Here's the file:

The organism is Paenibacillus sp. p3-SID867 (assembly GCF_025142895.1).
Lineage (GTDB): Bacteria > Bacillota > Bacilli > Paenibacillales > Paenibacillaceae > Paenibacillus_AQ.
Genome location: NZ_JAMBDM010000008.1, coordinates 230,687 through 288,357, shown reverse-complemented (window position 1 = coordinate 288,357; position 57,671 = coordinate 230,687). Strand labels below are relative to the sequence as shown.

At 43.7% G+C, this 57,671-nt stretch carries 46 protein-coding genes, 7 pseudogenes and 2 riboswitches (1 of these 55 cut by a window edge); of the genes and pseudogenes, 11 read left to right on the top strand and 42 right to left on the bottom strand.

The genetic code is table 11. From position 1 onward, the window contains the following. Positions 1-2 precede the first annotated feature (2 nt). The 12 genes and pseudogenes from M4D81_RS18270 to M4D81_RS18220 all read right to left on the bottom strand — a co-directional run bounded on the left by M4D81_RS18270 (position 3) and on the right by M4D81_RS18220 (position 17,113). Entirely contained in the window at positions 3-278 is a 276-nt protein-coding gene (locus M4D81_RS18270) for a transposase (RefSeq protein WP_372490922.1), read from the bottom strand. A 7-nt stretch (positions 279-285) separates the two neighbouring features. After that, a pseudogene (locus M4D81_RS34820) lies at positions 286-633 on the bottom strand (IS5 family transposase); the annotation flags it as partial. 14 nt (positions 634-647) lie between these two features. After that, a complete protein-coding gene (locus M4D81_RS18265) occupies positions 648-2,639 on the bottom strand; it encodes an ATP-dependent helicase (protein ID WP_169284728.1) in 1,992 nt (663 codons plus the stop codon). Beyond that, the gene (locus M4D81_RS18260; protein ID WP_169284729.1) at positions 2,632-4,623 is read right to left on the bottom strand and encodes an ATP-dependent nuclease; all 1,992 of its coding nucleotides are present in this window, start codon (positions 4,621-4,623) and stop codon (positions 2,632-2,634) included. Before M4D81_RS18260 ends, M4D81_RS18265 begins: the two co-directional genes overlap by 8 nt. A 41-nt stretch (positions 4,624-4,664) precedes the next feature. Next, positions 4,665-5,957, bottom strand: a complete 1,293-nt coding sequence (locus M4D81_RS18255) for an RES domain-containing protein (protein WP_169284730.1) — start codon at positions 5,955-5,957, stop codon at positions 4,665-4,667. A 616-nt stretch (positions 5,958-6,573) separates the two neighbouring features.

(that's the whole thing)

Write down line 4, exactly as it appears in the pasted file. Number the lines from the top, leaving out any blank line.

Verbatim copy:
At 43.7% G+C, this 57,671-nt stretch carries 46 protein-coding genes, 7 pseudogenes and 2 riboswitches (1 of these 55 cut by a window edge); of the genes and pseudogenes, 11 read left to right on the top strand and 42 right to left on the bottom strand.